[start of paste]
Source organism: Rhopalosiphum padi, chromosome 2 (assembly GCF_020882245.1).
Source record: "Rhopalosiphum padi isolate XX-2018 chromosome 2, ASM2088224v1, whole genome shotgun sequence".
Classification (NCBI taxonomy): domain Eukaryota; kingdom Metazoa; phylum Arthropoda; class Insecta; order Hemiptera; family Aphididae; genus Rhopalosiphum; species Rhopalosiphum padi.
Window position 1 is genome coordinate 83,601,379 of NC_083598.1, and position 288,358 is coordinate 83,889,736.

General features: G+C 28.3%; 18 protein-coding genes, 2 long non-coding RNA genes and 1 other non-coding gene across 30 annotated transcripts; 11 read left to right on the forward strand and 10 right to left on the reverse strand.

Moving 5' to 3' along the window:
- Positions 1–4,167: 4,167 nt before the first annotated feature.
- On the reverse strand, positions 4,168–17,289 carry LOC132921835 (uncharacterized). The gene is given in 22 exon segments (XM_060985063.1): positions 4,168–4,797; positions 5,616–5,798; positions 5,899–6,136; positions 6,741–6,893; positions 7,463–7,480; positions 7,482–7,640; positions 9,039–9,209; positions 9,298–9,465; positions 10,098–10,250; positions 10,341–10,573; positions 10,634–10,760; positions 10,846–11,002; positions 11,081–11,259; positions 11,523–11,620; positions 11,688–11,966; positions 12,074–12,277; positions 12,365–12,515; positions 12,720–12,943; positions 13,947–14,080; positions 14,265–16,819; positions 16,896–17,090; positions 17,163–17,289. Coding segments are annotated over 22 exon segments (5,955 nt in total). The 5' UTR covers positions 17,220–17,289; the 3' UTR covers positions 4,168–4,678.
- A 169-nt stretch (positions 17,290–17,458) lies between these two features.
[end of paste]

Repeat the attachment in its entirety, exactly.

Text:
Source organism: Rhopalosiphum padi, chromosome 2 (assembly GCF_020882245.1).
Source record: "Rhopalosiphum padi isolate XX-2018 chromosome 2, ASM2088224v1, whole genome shotgun sequence".
Classification (NCBI taxonomy): domain Eukaryota; kingdom Metazoa; phylum Arthropoda; class Insecta; order Hemiptera; family Aphididae; genus Rhopalosiphum; species Rhopalosiphum padi.
Window position 1 is genome coordinate 83,601,379 of NC_083598.1, and position 288,358 is coordinate 83,889,736.

General features: G+C 28.3%; 18 protein-coding genes, 2 long non-coding RNA genes and 1 other non-coding gene across 30 annotated transcripts; 11 read left to right on the forward strand and 10 right to left on the reverse strand.

Moving 5' to 3' along the window:
- Positions 1–4,167: 4,167 nt before the first annotated feature.
- On the reverse strand, positions 4,168–17,289 carry LOC132921835 (uncharacterized). The gene is given in 22 exon segments (XM_060985063.1): positions 4,168–4,797; positions 5,616–5,798; positions 5,899–6,136; positions 6,741–6,893; positions 7,463–7,480; positions 7,482–7,640; positions 9,039–9,209; positions 9,298–9,465; positions 10,098–10,250; positions 10,341–10,573; positions 10,634–10,760; positions 10,846–11,002; positions 11,081–11,259; positions 11,523–11,620; positions 11,688–11,966; positions 12,074–12,277; positions 12,365–12,515; positions 12,720–12,943; positions 13,947–14,080; positions 14,265–16,819; positions 16,896–17,090; positions 17,163–17,289. Coding segments are annotated over 22 exon segments (5,955 nt in total). The 5' UTR covers positions 17,220–17,289; the 3' UTR covers positions 4,168–4,678.
- A 169-nt stretch (positions 17,290–17,458) lies between these two features.